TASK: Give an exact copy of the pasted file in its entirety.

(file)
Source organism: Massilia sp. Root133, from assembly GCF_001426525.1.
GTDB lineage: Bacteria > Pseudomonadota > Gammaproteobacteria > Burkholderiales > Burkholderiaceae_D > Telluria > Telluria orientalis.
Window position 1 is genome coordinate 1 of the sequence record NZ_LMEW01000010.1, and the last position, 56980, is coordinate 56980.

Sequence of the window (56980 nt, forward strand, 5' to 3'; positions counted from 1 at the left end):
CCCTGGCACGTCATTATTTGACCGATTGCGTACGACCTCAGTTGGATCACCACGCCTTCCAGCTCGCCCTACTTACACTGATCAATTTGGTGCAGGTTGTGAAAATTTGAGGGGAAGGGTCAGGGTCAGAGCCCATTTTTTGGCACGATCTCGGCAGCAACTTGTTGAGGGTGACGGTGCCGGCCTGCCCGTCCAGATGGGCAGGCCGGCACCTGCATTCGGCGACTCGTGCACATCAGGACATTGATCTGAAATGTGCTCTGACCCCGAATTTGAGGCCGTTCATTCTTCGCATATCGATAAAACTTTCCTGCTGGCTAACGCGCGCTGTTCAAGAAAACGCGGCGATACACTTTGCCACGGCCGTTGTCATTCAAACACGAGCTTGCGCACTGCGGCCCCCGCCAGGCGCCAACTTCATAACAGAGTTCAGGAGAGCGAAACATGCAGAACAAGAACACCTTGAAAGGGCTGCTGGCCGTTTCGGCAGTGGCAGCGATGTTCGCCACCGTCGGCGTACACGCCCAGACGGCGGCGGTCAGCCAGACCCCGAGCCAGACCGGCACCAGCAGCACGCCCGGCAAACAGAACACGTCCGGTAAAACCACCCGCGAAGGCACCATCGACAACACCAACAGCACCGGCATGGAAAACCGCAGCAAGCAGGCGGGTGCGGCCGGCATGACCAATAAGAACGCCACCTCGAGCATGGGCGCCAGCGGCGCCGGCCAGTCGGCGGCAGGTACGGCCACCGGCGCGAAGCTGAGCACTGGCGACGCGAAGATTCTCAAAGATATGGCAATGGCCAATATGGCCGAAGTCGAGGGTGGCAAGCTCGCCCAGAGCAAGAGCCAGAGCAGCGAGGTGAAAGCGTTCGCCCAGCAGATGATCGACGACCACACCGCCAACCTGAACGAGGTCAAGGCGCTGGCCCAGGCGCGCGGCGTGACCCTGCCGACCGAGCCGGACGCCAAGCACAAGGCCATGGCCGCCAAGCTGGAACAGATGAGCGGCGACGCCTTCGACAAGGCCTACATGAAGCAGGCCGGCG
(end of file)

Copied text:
Source organism: Massilia sp. Root133, from assembly GCF_001426525.1.
GTDB lineage: Bacteria > Pseudomonadota > Gammaproteobacteria > Burkholderiales > Burkholderiaceae_D > Telluria > Telluria orientalis.
Window position 1 is genome coordinate 1 of the sequence record NZ_LMEW01000010.1, and the last position, 56980, is coordinate 56980.

Sequence of the window (56980 nt, forward strand, 5' to 3'; positions counted from 1 at the left end):
CCCTGGCACGTCATTATTTGACCGATTGCGTACGACCTCAGTTGGATCACCACGCCTTCCAGCTCGCCCTACTTACACTGATCAATTTGGTGCAGGTTGTGAAAATTTGAGGGGAAGGGTCAGGGTCAGAGCCCATTTTTTGGCACGATCTCGGCAGCAACTTGTTGAGGGTGACGGTGCCGGCCTGCCCGTCCAGATGGGCAGGCCGGCACCTGCATTCGGCGACTCGTGCACATCAGGACATTGATCTGAAATGTGCTCTGACCCCGAATTTGAGGCCGTTCATTCTTCGCATATCGATAAAACTTTCCTGCTGGCTAACGCGCGCTGTTCAAGAAAACGCGGCGATACACTTTGCCACGGCCGTTGTCATTCAAACACGAGCTTGCGCACTGCGGCCCCCGCCAGGCGCCAACTTCATAACAGAGTTCAGGAGAGCGAAACATGCAGAACAAGAACACCTTGAAAGGGCTGCTGGCCGTTTCGGCAGTGGCAGCGATGTTCGCCACCGTCGGCGTACACGCCCAGACGGCGGCGGTCAGCCAGACCCCGAGCCAGACCGGCACCAGCAGCACGCCCGGCAAACAGAACACGTCCGGTAAAACCACCCGCGAAGGCACCATCGACAACACCAACAGCACCGGCATGGAAAACCGCAGCAAGCAGGCGGGTGCGGCCGGCATGACCAATAAGAACGCCACCTCGAGCATGGGCGCCAGCGGCGCCGGCCAGTCGGCGGCAGGTACGGCCACCGGCGCGAAGCTGAGCACTGGCGACGCGAAGATTCTCAAAGATATGGCAATGGCCAATATGGCCGAAGTCGAGGGTGGCAAGCTCGCCCAGAGCAAGAGCCAGAGCAGCGAGGTGAAAGCGTTCGCCCAGCAGATGATCGACGACCACACCGCCAACCTGAACGAGGTCAAGGCGCTGGCCCAGGCGCGCGGCGTGACCCTGCCGACCGAGCCGGACGCCAAGCACAAGGCCATGGCCGCCAAGCTGGAACAGATGAGCGGCGACGCCTTCGACAAGGCCTACATGAAGCAGGCCGGCG